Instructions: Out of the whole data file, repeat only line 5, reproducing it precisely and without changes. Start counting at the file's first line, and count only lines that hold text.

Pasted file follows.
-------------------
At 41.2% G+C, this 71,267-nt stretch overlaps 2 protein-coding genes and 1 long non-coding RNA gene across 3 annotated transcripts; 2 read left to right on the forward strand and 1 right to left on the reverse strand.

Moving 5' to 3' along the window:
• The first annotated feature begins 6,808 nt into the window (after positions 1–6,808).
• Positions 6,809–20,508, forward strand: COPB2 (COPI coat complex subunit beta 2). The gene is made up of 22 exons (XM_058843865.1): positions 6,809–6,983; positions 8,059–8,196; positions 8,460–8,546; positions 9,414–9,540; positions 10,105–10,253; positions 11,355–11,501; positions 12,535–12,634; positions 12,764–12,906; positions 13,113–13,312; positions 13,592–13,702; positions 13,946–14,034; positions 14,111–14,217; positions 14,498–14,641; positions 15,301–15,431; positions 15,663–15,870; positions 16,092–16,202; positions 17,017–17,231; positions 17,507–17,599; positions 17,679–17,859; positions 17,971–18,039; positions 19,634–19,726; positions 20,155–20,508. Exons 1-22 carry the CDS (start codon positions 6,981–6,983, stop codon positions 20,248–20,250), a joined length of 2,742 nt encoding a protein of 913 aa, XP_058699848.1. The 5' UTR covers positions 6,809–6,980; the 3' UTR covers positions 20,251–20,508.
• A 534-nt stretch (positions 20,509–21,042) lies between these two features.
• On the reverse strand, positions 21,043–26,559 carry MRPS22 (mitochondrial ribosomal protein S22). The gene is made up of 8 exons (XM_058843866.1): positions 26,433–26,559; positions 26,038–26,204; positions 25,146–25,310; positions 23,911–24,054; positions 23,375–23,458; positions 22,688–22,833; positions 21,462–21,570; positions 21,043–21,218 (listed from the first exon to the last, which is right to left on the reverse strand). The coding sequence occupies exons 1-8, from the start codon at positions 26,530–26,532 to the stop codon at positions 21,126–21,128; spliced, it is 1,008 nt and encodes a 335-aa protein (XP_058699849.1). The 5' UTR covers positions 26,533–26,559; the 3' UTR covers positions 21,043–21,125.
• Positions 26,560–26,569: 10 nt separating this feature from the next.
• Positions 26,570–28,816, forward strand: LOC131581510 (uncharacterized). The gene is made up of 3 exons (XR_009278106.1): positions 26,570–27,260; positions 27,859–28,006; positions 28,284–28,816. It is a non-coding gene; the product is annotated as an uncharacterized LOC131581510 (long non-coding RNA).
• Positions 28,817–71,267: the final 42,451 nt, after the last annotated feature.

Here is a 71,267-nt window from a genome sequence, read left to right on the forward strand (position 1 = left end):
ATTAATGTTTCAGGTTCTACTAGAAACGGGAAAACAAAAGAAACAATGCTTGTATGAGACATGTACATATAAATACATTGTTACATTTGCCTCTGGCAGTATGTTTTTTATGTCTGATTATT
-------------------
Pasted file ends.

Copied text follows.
• A 534-nt stretch (positions 20,509–21,042) lies between these two features.